Weekly Update for July 3: Women Centric, Directed, and Written Films You Can Watch from Home

Read our message on BLM and the protests against racism and anti-Black police brutality.


Desperados – Directed by LP; Written by Ellen Rapoport

“Desperados”: Cate Cameron/NETFLIX

A panicked young woman (Nasim Pedrad) and her two best friends (Anna Camp and Sarah Burns) fly to Mexico to delete a ranting email she sent to her new boyfriend. On arrival, they run into her former beau (Lamorne Morris), who soon gets caught up in their frantic scheme.

“Desperados” is now available on Netflix.

The Truth

Fabienne (Catherine Deneuve) is an aging French movie icon who, despite her momentary lapses in memory, remains a venerable force to be reckoned with. Upon the publication of her memoirs, her daughter Lumir (Juliette Binoche) returns to Paris from New York with her husband (Ethan Hawke) and their young daughter to commemorate its release. Sparks immediately begin to fly between the mother-daughter duo when Lumir takes issue with Fabienne’s rose-tinted version of events. Yet, as the past is gradually confronted, their strained relationship takes a poignant journey toward possible reconciliation.

“The Truth” is now available on VOD.

The Beach House

Escaping to his family’s beach house to reconnect, Emily (Liana Liberato) and Randall (Noah Le Gros) find their off-season trip interrupted by Mitch and Jane Turner (Jake Weber and Maryanne Nagel), an older couple acquainted with Randall’s estranged father. Unexpected bonds form as the couples let loose and enjoy the isolation, but it all takes an ominous turn as increasingly strange environmental phenomena begin to warp their peaceful evening. As the effects of an infection become evident, Emily struggles to make sense of the contagion before it’s too late.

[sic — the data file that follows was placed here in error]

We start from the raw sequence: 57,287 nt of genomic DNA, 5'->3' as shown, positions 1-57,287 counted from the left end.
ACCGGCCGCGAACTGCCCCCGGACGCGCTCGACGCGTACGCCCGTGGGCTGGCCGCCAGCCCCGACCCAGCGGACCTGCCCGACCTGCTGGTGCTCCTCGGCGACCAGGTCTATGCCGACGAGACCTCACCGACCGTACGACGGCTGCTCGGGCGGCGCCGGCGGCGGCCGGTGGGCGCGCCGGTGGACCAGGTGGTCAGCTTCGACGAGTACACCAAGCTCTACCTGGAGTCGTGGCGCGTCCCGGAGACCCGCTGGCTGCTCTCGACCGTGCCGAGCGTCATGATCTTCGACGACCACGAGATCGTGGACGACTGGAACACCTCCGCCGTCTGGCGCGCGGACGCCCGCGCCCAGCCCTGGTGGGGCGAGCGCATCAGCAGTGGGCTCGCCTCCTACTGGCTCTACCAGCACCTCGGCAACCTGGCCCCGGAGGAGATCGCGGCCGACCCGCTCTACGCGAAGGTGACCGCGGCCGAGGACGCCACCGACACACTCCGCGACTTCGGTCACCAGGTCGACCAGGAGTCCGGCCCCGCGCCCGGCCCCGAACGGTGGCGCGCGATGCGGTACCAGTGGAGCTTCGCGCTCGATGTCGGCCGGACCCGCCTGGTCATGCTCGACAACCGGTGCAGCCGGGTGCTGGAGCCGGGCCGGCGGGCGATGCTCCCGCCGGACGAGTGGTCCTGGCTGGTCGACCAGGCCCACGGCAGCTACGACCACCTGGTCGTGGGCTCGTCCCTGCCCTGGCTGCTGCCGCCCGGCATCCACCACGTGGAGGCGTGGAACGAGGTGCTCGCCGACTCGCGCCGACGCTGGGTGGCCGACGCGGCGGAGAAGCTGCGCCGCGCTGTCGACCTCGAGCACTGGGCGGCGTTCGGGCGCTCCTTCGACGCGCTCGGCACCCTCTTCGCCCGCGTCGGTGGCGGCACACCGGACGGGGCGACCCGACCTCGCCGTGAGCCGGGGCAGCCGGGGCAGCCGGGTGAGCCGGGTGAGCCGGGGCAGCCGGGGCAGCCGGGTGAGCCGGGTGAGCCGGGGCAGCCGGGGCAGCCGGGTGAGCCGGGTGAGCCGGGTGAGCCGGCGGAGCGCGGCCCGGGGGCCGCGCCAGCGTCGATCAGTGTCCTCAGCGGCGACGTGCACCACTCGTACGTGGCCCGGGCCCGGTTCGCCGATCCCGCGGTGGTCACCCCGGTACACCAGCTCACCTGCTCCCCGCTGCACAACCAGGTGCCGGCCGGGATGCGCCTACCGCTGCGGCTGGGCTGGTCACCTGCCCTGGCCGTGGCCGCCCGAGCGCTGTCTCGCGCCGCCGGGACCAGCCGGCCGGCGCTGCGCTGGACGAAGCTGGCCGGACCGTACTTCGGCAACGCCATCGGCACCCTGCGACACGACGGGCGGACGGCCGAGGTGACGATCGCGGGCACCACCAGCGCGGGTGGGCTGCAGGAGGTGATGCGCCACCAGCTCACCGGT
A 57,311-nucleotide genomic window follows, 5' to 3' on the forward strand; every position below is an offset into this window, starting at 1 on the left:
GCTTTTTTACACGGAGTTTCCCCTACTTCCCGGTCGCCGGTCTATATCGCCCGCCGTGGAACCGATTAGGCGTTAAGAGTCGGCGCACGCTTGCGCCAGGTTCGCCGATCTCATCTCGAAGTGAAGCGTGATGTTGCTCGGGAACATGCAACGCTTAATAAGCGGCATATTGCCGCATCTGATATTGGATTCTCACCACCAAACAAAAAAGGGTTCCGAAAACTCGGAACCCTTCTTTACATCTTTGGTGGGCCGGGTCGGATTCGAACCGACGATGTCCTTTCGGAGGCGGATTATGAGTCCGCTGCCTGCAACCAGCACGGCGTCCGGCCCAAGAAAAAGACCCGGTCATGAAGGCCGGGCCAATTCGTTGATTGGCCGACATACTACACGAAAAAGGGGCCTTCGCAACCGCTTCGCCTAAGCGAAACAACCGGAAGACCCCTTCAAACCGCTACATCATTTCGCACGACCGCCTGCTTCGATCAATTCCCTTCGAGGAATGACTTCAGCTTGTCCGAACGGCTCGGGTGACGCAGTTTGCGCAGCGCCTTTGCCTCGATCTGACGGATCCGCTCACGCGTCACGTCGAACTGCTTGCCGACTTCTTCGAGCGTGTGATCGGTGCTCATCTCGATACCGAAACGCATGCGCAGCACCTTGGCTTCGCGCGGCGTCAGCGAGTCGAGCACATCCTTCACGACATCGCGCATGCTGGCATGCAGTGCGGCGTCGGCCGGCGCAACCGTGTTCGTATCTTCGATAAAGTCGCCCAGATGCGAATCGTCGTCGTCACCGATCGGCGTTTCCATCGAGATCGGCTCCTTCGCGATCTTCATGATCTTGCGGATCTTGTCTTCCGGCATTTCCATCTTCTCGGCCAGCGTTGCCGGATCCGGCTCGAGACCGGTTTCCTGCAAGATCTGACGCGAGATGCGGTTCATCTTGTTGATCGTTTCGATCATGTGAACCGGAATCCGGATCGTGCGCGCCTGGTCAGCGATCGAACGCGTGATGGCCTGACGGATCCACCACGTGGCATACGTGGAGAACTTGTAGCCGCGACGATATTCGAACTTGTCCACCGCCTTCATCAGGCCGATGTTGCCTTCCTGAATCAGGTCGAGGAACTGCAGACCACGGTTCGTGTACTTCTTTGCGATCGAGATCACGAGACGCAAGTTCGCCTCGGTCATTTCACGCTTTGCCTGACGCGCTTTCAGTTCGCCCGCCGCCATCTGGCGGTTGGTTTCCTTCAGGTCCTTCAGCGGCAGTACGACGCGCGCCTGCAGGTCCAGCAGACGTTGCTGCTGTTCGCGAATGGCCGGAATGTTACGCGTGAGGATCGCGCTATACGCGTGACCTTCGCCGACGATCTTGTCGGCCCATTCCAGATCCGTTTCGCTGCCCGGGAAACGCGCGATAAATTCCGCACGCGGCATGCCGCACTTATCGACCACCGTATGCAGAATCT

“The Beach House” will be available on Shudder July 9.


“House of Hummingbird”

House of Hummingbird – Written and Directed by Bora Kim (Virtual Cinemas)

The Audition – Directed by Ina Weisse; Written by Ina Weisse and Daphne Charizani (Virtual Cinemas)

Denise Ho: Becoming the Song (Documentary) – Directed by Sue Williams (Virtual Cinemas)

Scheme Birds (Documentary) – Written and Directed by Ellen Fiske and Ellinor Hallin (VOD)

Beyond Driven (Documentary) – Written and Directed by Riyaana Hartley and Vincent Tran (VOD)

Suzi Q (Documentary) (VOD)

A Regular Woman – Directed by Sherry Hormann (Virtual Cinemas)

Ella Fitzgerald: Just One of Those Things (Documentary) (Virtual Cinemas)

Fanny Lye Deliver’d (UK) (VOD)

Lynn Lucy (UK) (BFI Player)

Viena and the Fantomes (VOD)

The Girl With a Bracelet (UK) (Curzon Home Cinema)

Madagasikara: The Real Madagascar (Documentary) (Amazon Prime)

(In)Visible Portraits (Documentary) – Written and Directed by Oge Egbuonu (Vimeo)

Miss Juneteenth – Written and Directed by Channing Godfrey Peoples (VOD)

Babyteeth – Directed by Shannon Murphy; Written by Rita Kalnejais (VOD)

Diana Kennedy: Nothing Fancy (Documentary) – Directed by Elizabeth Carroll (VOD)

Tape – Written and Directed by Deborah Kampmeier (VOD)

Feel the Beat – Directed by Elissa Down (Netflix)

Queen of Lapa (Documentary) – Directed by Carolina Monnerat and Theodore Collatos (Virtual Cinemas)

Jack & Yaya (Documentary) – Directed by Jennifer Bagley and Mary Hewey (VOD)

My Darling Vivian (Documentary) (Virtual Cinemas)